Food wasted or lost profit opportunity?

Emaciated, hopeless, and living in dire poverty, almost a million people worldwide are silently starving. At the same time, the average westerner enjoys the luxury of discarding tons of overripe fruit on a daily basis. With 45% losses, fruit and vegetables break the infamous record of highest waste rates (Source: Swedish Environmental Authority). Bananas, in particular, form the largest proportion of fruit wasted every year. According to the Waste and Resources Action Programme, in the UK alone 83,000 tons bananas are lost every year, often because of aesthetic reasons.

Seriously, guys. We have a problem.

Apparently, we all know it, as well. According to a recent survey by the consulting company Mintel, almost 40% of the consumers in the United Kingdom agreed that waste reduction efforts are important when evaluating the ethical credentials of brands[1].

New revenue streams from waste and surplus food are being created every year. For instance, using waste milk to create textile fibres, or wasted coffee grounds to produce bio-fertilisers. If nothing else, this proves that investing in reducing the amount of food discarded and communicating it well to consumers can be a responsible and profitable investment for many companies.

A lot of food is wasted at the manufacturing point and, in my opinion, one of the first logical things to do is to understand the amount of food wasted during operations. This can help estimate the value, in terms of revenue losses, that the food industry can potentially gain back. Spotting where and how to act is then another important step to reducing the amount of food wasted. For instance, in a factory producing potato mousse, most waste probably comes from the discarded peels. The good news is that potato peels can be effectively turned into packaging material or fertilizers, as some companies have recently done.

Another smart idea for the food industry is to motivate their employees to become more aware of how fundamental their contribution to this important cause is. Motivating employees to help reduce waste is a proven way of reducing costs and boosting productivity. Through a series of fun, interactive activities, employees can understand the financial and environmental impacts of workplace waste, recognize and measure waste, including its financial cost, and generate solutions to reduce waste and put them into practice.

Smart packaging solutions will obviously play a major role in the fight against food waste. Examples of this include reviewing the choice of date mark on products that currently carry a ‘Use By’ date, and moving to a ‘Best Before’ where there is no food safety risk. Don’t you agree that by knowing if your food is still edible, you can really save money?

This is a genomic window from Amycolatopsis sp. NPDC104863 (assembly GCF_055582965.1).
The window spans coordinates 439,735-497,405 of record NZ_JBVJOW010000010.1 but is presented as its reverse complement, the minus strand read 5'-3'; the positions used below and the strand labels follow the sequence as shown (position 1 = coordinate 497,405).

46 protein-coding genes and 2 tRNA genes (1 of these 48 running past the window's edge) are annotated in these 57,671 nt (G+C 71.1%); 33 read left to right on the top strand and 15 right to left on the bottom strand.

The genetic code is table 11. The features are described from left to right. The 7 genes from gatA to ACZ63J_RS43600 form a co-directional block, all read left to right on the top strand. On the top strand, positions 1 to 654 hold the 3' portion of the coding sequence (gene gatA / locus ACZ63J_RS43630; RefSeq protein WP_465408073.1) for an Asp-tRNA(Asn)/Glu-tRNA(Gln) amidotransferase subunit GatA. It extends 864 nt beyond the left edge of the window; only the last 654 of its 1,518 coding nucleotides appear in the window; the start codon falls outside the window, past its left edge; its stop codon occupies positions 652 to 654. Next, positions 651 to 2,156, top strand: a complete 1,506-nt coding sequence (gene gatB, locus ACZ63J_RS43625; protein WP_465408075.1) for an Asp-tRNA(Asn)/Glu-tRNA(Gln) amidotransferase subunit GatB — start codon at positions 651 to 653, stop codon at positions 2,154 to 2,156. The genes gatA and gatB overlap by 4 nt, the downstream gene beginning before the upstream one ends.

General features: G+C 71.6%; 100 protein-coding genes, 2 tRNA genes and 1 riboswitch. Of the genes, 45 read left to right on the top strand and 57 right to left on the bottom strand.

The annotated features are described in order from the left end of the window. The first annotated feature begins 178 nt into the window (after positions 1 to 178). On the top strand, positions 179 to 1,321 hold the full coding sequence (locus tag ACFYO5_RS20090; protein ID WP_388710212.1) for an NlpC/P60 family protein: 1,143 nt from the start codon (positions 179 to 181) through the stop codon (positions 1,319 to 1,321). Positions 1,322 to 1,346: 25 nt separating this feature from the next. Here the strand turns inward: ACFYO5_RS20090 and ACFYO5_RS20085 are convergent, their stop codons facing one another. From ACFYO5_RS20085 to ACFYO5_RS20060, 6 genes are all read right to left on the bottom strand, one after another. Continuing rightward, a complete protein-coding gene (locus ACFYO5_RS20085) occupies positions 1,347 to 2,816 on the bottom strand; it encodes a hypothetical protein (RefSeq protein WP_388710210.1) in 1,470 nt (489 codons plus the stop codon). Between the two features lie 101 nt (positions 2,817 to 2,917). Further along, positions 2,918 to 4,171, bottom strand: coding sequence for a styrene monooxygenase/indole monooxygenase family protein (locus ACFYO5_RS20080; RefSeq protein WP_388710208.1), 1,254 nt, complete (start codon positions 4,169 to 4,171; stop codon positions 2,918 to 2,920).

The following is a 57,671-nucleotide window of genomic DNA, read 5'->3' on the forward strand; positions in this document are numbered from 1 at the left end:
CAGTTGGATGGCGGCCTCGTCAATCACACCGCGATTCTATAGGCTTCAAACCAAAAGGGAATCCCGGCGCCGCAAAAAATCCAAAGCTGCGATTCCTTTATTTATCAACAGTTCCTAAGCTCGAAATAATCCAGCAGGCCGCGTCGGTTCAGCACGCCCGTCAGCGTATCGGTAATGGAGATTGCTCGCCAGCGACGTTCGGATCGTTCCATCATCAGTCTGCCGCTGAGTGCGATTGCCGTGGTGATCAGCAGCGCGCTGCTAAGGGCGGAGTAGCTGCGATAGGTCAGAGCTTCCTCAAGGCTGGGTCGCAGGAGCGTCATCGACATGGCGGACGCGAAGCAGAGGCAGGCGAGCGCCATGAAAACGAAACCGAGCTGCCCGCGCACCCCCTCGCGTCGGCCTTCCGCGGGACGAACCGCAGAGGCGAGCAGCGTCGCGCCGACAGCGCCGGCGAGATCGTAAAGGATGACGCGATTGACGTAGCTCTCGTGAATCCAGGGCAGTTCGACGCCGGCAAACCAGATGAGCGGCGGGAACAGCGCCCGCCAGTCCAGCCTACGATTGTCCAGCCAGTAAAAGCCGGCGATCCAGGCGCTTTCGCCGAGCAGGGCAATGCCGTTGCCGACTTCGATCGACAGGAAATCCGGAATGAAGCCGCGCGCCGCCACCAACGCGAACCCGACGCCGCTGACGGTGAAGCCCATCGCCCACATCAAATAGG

Reviewing the availability and relative pricing of smaller packs for products that are wasted in high volumes can also help consumers choose a smaller package and reduce the amount that risks being discarded.

Finally, what would probably be the most effective and logical thing to do would be to inspire consumers to reduce the amount of food they waste. School campaigns, as well as TV ads, could be put in place to make people more aware of simple strategies that reduce the amount of food that goes into their bin every day. Consumers could be informed that pineapples, for instance, should lay on soft surfaces in order not to cause a loss due to the pressure of their own weight. Or that tomatoes are cold-sensitive and should be stored at room temperature, which also gives them a better taste. Finally, most people don’t actually know that many foods can be frozen and used when time is more convenient. This list surprisingly includes eggs and olive oil, among others.

The amount of food that is lost every year is definitely a scandal, but there are lots of opportunities both for existing companies and for new ventures to turn this problem into a hugely profitable opportunity.


[1] Bergen E. Finding revenues in rubbish. Mintel.

Gianluca Tognon

Gianluca Tognon

Gianluca Tognon is an Italian nutrition coach, speaker, entrepreneur and associate professor at the University of Gothenburg. He started his career as a biologist and spent 15 years working both in Italy and then in Sweden. He has been involved in several EU research projects and has extensively worked and published on the association between diet, longevity and cardiovascular risk across the lifespan, also studying potential interactions between diet and genes. His work about the Mediterranean diet in Sweden has been cited by many newspapers worldwide including the Washington Post and The Telegraph among others. As a speaker, he has been invited by Harvard University and the Italian multi-national food company Barilla.

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About Me

I’m an Italian nutrition coach, speaker, entrepreneur and associate professor at the University of Gothenburg. I started MY career as a biologist and spent 15 years working both in Italy and then in Sweden.

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